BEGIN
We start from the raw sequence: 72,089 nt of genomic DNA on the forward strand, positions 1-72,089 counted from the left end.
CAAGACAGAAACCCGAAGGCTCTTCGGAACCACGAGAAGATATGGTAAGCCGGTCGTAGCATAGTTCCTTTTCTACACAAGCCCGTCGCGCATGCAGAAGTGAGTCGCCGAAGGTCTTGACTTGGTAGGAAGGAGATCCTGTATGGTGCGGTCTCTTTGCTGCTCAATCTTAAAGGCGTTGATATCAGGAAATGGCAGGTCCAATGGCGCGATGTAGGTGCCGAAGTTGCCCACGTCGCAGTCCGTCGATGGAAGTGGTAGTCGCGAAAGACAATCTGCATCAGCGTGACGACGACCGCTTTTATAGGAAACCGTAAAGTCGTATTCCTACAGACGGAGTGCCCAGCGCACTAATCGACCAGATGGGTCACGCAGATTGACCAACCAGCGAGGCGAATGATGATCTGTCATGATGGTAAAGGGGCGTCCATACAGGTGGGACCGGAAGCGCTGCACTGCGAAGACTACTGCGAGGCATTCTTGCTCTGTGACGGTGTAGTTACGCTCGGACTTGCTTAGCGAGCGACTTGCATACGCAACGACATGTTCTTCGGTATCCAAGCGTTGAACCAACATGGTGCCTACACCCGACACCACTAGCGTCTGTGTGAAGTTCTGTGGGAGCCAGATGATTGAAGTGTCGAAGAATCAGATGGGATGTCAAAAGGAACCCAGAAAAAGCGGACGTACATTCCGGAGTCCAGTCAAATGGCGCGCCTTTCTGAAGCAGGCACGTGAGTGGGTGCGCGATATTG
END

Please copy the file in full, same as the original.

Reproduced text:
We start from the raw sequence: 72,089 nt of genomic DNA on the forward strand, positions 1-72,089 counted from the left end.
CAAGACAGAAACCCGAAGGCTCTTCGGAACCACGAGAAGATATGGTAAGCCGGTCGTAGCATAGTTCCTTTTCTACACAAGCCCGTCGCGCATGCAGAAGTGAGTCGCCGAAGGTCTTGACTTGGTAGGAAGGAGATCCTGTATGGTGCGGTCTCTTTGCTGCTCAATCTTAAAGGCGTTGATATCAGGAAATGGCAGGTCCAATGGCGCGATGTAGGTGCCGAAGTTGCCCACGTCGCAGTCCGTCGATGGAAGTGGTAGTCGCGAAAGACAATCTGCATCAGCGTGACGACGACCGCTTTTATAGGAAACCGTAAAGTCGTATTCCTACAGACGGAGTGCCCAGCGCACTAATCGACCAGATGGGTCACGCAGATTGACCAACCAGCGAGGCGAATGATGATCTGTCATGATGGTAAAGGGGCGTCCATACAGGTGGGACCGGAAGCGCTGCACTGCGAAGACTACTGCGAGGCATTCTTGCTCTGTGACGGTGTAGTTACGCTCGGACTTGCTTAGCGAGCGACTTGCATACGCAACGACATGTTCTTCGGTATCCAAGCGTTGAACCAACATGGTGCCTACACCCGACACCACTAGCGTCTGTGTGAAGTTCTGTGGGAGCCAGATGATTGAAGTGTCGAAGAATCAGATGGGATGTCAAAAGGAACCCAGAAAAAGCGGACGTACATTCCGGAGTCCAGTCAAATGGCGCGCCTTTCTGAAGCAGGCACGTGAGTGGGTGCGCGATATTG